Eight Secrets of DinoLand USA at Walt Disney World’s Animal Kingdom

Walt Disney World’s fourth park, Animal Kingdom, celebrates diverse and fascinating wildlife. Experiences range from real-world environments in Africa and Asia to fantastical visions of alien lifeforms on Pandora. However, what about ancient, extinct creatures such as the dinosaurs?

Dinosaurs are a popular part of our culture, and Dinoland celebrates both the scientific and imaginative sides of our love for dinos.

Dinoland USA covers the equally amazing world of paleontology, with a lot of fun additions you might not notice at first glance.

Here are eight secrets you can discover in Dinoland USA.

1. Dinoland has an Impressive [Fictional] History

Disney Imagineers love to create intricate backstories about different parks and attractions, and Dinoland USA’s in-story lore covers decades’ worth of history. In the 1940s, Dinoland was just a quiet little town next to Highway 498 in Diggs County. Everything changed once fossils were discovered near a local gas station.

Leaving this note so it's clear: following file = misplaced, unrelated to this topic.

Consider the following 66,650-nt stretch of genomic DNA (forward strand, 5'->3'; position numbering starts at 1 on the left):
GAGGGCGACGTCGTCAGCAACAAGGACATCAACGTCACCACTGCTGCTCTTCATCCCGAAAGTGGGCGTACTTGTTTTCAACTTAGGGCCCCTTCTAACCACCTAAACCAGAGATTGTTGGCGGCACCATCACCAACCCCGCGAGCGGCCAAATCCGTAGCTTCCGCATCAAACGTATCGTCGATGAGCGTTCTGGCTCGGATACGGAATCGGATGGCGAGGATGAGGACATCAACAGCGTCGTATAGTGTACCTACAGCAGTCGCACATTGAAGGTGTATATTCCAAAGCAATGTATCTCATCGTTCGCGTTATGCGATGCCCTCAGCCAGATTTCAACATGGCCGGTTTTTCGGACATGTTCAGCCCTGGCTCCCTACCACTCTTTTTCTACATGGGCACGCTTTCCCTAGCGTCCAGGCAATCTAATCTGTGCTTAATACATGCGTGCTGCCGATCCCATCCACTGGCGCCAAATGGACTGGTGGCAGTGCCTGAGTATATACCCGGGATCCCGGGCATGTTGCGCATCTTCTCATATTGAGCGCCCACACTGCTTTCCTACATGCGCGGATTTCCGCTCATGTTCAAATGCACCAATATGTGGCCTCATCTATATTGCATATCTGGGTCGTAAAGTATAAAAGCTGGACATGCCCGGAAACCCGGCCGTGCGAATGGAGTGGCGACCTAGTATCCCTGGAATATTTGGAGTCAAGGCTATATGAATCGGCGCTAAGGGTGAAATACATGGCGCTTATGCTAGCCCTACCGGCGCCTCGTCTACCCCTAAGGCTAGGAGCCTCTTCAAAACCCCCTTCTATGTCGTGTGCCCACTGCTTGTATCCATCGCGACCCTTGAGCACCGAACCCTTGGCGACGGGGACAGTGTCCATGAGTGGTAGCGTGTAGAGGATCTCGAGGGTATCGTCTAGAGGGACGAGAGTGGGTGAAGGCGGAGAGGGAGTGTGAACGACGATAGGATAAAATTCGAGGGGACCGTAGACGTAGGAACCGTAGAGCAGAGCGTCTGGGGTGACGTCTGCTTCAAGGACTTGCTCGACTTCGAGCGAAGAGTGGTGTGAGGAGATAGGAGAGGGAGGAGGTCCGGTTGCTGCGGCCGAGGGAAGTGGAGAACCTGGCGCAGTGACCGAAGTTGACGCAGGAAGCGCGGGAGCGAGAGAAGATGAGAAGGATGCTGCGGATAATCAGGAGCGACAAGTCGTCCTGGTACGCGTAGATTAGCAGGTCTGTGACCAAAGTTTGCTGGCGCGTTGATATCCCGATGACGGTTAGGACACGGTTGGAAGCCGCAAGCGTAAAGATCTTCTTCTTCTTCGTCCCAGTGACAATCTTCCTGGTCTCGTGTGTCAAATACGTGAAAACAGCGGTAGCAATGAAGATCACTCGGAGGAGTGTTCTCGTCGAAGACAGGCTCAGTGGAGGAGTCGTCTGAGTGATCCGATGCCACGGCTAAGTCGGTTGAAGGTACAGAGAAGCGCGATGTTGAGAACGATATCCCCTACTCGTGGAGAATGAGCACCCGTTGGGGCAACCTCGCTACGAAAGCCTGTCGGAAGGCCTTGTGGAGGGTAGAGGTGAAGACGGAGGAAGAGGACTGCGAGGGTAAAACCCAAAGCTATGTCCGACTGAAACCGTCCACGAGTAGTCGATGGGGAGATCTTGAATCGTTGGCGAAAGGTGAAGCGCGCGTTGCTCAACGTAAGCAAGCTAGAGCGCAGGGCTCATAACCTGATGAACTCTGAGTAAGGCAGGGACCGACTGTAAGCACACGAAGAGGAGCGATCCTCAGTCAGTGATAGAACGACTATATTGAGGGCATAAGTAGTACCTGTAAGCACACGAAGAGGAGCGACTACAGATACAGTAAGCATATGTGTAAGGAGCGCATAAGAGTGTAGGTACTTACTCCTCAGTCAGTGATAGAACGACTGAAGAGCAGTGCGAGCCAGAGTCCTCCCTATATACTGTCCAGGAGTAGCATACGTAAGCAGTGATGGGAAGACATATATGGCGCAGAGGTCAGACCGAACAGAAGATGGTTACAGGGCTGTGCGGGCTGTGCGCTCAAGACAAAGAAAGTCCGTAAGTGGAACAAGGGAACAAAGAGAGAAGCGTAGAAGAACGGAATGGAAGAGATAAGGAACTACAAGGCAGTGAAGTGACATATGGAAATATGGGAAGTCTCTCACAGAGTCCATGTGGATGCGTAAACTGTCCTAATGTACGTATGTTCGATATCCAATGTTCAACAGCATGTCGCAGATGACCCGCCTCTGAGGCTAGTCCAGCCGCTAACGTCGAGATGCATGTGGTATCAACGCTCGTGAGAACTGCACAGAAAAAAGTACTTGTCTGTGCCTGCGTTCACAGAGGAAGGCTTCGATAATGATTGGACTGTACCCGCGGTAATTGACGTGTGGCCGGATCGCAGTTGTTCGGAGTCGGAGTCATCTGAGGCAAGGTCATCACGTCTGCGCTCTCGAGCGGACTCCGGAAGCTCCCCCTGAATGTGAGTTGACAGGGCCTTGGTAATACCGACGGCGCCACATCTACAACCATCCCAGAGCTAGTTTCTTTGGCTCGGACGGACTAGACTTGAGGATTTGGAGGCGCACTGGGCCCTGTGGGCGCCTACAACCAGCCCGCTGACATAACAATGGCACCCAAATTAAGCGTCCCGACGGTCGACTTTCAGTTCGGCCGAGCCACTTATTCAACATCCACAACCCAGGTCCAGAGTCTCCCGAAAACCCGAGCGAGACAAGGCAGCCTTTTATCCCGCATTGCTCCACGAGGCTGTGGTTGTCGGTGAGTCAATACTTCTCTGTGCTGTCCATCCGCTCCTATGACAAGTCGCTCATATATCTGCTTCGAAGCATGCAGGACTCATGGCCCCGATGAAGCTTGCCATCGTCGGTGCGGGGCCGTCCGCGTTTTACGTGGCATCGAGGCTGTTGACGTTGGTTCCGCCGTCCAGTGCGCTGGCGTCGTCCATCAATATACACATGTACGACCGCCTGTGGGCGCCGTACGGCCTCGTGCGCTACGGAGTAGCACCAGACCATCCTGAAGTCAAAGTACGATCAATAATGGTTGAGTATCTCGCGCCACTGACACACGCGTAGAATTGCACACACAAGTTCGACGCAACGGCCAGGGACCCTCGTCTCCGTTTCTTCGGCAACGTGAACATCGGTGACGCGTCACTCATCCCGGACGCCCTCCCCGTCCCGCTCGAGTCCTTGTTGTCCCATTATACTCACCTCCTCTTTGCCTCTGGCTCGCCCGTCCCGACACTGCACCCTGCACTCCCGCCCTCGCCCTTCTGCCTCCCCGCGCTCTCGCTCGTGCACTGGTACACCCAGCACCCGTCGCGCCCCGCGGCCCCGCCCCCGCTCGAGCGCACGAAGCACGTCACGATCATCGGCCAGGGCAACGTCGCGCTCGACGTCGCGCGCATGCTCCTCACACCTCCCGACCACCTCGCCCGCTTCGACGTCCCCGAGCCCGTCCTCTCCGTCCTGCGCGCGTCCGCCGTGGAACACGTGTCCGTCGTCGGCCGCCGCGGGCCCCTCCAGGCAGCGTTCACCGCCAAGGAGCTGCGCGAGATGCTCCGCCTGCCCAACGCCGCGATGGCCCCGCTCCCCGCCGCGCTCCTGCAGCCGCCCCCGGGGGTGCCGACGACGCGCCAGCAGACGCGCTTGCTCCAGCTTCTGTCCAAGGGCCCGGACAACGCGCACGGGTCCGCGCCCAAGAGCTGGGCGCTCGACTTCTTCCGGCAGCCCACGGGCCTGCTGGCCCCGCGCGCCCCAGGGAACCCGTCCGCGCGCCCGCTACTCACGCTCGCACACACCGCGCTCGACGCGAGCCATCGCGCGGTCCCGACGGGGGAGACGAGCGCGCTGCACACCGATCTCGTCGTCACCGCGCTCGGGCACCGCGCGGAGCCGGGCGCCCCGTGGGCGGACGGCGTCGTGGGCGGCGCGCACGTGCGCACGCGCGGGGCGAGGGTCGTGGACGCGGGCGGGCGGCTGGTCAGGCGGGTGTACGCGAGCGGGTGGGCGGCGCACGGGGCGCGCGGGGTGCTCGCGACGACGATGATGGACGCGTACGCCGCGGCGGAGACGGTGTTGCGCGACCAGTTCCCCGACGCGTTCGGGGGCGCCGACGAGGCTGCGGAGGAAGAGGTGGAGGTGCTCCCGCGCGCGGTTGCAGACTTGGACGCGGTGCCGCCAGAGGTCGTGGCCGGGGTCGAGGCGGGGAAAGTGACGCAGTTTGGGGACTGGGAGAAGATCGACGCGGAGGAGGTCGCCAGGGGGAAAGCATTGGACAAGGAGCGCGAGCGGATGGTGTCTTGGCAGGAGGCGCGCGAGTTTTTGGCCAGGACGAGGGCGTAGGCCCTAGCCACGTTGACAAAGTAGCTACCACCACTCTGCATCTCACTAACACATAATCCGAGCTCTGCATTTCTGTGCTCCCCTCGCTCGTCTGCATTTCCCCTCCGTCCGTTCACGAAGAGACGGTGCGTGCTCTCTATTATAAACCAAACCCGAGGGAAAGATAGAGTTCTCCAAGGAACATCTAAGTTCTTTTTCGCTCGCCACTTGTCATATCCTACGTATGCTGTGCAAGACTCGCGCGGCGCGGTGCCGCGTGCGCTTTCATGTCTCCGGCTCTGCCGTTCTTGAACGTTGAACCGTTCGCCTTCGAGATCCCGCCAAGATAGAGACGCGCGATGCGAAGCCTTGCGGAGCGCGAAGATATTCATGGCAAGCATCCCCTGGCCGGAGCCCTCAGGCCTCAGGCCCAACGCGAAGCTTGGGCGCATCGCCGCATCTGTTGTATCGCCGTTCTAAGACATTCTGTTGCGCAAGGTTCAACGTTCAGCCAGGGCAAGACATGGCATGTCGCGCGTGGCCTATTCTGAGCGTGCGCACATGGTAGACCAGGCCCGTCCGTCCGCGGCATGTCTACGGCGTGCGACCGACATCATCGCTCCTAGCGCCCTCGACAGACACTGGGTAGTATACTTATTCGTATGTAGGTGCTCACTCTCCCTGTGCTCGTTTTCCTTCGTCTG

This sign helps build the imaginary backstory behind Dinoland.

Over the course of the 1950s, paleontologists and grad student assistants traveled to the town in droves, seeking to discover new fossils and learn more about the dinosaurs’ long-gone world. This mass migration transformed the town, with students claiming a local fishing lodge for their Dino Institute headquarters. The college students’ wild behavior, from crazy contests to mischievous pranks (even launching their own radio station), became the stuff of legends, with mementos from those days still scattered about the town.

The students and professors created a lively if mischievous community in Dinoland.

Over time, the Dino Institute grew larger and more professional, so by the 1970s it had relocated to a new building, with a museum displaying many of the dinosaur fossils uncovered on-site at DinoLand. Then in the 1990s, the institute’s president, Dr. Helen Marsh, acquired the company Chrono Tech and applied its research on time travel to paleontology, so scientists could go back in time and see live dinosaurs. On the ride DINOSAUR, you can experience the time travel technology first-hand, going back to right before the dinosaurs’ extinction.

The Dino Institute has expanded from a small fossil hunter club to a sophisticated research facility, even developing time travel.